A Step Forward in Supporting Small Businesses

A fundamental principle underlying the common law of contract is the freedom of the public to contract on the terms and conditions as they desire. However, this fundamental principle can be eroded where there is an inequality of bargaining power, often present between the general public and large businesses. In order to streamline commercial practices, large businesses generate standard form contracts which are then presented to the public on a “take it or leave it” basis. Everyday examples of a standard form contract can include your mobile phone plan, your electricity contract and your home or car insurance policies.

Under Australia’s consumer legislation, a person who enters a standard form contract for goods, services or interests predominantly for personal use can be protected against “unfair” contract terms. Where appropriate, “unfair” contract terms can be deemed void and unenforceable. Such terms can include:

  • Forfeiture of money clauses;
  • High default rates of interest;
  • Clauses allowing unilateral variation in price; and
  • Wide termination clauses for one party.

The legislative protection however does not currently extend to contracts made in pursuit of commercial interests and therefore small businesses, equally at the whim of the trading terms and conditions of large businesses, are not protected. The legislative limitation hardly seems justified when small businesses are equally in need of mobile phone plans, electricity contracts and insurance policies. Success of our small businesses is essential in order to further public interests of the creation of employment and a competitive market place.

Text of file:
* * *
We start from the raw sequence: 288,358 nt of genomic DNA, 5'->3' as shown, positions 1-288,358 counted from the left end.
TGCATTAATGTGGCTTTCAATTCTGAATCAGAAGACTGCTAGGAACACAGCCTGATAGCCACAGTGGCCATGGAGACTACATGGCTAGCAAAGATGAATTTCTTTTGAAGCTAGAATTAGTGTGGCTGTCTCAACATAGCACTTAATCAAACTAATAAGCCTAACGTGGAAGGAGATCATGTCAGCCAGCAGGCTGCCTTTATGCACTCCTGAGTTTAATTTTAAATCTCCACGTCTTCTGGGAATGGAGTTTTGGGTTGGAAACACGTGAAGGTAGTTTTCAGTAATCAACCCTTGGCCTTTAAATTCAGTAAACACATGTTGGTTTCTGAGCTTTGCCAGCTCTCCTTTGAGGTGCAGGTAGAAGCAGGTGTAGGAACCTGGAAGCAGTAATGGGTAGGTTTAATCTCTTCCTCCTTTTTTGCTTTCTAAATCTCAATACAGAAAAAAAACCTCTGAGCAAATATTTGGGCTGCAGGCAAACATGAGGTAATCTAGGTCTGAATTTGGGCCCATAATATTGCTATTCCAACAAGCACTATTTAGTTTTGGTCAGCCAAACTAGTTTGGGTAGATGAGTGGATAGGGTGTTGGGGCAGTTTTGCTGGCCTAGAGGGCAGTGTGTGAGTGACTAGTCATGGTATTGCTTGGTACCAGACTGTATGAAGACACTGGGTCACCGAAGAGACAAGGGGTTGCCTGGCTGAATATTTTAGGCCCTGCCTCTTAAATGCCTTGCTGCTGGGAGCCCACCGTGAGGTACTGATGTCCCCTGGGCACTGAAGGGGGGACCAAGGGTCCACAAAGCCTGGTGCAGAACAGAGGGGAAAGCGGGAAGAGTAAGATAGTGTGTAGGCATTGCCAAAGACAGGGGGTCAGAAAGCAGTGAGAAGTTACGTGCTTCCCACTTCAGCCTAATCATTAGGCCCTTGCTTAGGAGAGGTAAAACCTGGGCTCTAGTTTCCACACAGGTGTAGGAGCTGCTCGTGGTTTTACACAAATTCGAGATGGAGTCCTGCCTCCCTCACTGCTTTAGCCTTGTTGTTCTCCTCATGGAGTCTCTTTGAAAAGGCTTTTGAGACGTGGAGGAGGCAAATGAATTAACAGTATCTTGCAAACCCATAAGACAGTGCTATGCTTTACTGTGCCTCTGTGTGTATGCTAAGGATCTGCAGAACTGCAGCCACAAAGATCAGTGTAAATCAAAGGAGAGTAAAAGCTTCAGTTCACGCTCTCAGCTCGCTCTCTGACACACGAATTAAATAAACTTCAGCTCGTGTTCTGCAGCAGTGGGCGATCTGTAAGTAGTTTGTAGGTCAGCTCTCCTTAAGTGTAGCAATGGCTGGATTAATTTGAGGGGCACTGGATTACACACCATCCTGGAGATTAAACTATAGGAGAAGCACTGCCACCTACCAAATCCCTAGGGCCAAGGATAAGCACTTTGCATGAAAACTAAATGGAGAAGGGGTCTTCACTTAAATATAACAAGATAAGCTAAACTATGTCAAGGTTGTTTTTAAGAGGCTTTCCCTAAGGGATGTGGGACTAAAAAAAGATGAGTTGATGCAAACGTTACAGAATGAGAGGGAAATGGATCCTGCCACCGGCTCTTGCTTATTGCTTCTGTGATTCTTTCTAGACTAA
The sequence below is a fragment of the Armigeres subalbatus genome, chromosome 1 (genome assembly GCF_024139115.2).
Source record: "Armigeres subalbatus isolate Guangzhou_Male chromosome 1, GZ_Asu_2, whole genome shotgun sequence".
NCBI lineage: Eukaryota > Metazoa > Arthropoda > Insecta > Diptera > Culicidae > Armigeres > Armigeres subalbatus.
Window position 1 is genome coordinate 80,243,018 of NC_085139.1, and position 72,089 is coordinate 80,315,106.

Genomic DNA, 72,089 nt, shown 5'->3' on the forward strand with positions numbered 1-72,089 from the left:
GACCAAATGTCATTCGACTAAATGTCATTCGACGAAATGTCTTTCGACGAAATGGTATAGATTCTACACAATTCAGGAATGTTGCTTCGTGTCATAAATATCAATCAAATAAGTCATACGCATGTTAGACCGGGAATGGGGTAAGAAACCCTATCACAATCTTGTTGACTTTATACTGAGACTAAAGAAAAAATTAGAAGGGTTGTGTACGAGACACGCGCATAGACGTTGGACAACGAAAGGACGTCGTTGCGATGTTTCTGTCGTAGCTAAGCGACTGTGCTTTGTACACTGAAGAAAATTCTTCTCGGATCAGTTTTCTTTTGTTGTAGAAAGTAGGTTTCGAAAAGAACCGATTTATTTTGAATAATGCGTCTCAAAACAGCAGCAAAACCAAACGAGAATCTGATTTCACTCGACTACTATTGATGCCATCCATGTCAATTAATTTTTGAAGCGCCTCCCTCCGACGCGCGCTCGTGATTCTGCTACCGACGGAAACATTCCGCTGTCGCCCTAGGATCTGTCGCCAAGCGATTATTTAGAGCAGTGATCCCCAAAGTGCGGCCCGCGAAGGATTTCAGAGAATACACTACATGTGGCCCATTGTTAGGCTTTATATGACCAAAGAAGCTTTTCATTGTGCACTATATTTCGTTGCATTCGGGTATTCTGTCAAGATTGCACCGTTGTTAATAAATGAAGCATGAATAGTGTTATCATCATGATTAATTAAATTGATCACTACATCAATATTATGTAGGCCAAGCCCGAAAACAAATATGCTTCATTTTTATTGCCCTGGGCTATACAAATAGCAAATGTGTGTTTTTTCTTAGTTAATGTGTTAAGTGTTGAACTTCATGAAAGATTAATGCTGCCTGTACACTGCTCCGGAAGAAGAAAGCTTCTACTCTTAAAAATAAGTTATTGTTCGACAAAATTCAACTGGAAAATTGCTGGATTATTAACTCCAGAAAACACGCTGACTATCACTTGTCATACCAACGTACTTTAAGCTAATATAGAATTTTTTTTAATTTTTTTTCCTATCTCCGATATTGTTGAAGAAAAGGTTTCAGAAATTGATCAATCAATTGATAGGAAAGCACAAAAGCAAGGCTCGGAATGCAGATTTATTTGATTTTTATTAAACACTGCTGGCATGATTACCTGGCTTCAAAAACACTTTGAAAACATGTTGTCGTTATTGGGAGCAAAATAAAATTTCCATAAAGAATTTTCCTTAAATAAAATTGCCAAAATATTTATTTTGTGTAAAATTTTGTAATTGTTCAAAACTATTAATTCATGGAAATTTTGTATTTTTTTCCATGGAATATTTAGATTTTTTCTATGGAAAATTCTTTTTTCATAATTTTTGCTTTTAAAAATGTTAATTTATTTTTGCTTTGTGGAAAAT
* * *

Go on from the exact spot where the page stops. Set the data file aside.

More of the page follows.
In an attempt to address the inequity in bargaining power between small and large businesses the Federal Government has introduced the Treasury Legislation Amendment (Small Business and Unfair Contract Terms) Bill 2015 into the House of Representatives on 24 June 2015 and if passed, will effect the necessary change to Australia’s consumer legislation to extend the unfair contract terms protection to small businesses.

The proposed legislative change would affect all standard form contracts where a small business is a party including retail leases, franchise agreements, finance agreements, sub-contractor agreements, supply agreements, amongst many others. In anticipation of the change, businesses should review their standard form contracts to determine areas of potential exposure should the Bill be passed.

For commercial legal advice in this area, McLaughlins Lawyers on the Gold Coast can assist you with respect to your rights, entitlements and obligations under Australia’s consumer legislation.


Author: Amy Douglas

Partner: Ian Kennedy

Date: 13/08/2015